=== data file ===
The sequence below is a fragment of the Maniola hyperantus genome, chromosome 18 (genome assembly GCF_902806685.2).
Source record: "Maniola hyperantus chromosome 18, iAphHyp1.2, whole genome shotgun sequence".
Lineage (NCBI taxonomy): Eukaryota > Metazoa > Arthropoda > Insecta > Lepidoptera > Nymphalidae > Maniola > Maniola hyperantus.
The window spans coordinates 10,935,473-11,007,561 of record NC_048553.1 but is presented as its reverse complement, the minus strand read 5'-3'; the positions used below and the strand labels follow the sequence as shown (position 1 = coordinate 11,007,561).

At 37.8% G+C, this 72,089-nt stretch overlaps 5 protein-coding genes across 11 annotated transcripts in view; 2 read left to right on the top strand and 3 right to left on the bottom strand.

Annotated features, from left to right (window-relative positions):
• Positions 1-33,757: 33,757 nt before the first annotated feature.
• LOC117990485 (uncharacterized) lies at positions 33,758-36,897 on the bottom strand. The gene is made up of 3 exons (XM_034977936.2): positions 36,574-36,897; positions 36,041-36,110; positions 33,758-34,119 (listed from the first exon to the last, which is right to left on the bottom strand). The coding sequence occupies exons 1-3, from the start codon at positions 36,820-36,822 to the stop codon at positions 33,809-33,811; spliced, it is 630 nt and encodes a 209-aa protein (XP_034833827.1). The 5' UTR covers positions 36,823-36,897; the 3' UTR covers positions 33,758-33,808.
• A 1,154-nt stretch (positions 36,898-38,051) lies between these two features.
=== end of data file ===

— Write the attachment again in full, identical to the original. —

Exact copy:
The sequence below is a fragment of the Maniola hyperantus genome, chromosome 18 (genome assembly GCF_902806685.2).
Source record: "Maniola hyperantus chromosome 18, iAphHyp1.2, whole genome shotgun sequence".
Lineage (NCBI taxonomy): Eukaryota > Metazoa > Arthropoda > Insecta > Lepidoptera > Nymphalidae > Maniola > Maniola hyperantus.
The window spans coordinates 10,935,473-11,007,561 of record NC_048553.1 but is presented as its reverse complement, the minus strand read 5'-3'; the positions used below and the strand labels follow the sequence as shown (position 1 = coordinate 11,007,561).

At 37.8% G+C, this 72,089-nt stretch overlaps 5 protein-coding genes across 11 annotated transcripts in view; 2 read left to right on the top strand and 3 right to left on the bottom strand.

Annotated features, from left to right (window-relative positions):
• Positions 1-33,757: 33,757 nt before the first annotated feature.
• LOC117990485 (uncharacterized) lies at positions 33,758-36,897 on the bottom strand. The gene is made up of 3 exons (XM_034977936.2): positions 36,574-36,897; positions 36,041-36,110; positions 33,758-34,119 (listed from the first exon to the last, which is right to left on the bottom strand). The coding sequence occupies exons 1-3, from the start codon at positions 36,820-36,822 to the stop codon at positions 33,809-33,811; spliced, it is 630 nt and encodes a 209-aa protein (XP_034833827.1). The 5' UTR covers positions 36,823-36,897; the 3' UTR covers positions 33,758-33,808.
• A 1,154-nt stretch (positions 36,898-38,051) lies between these two features.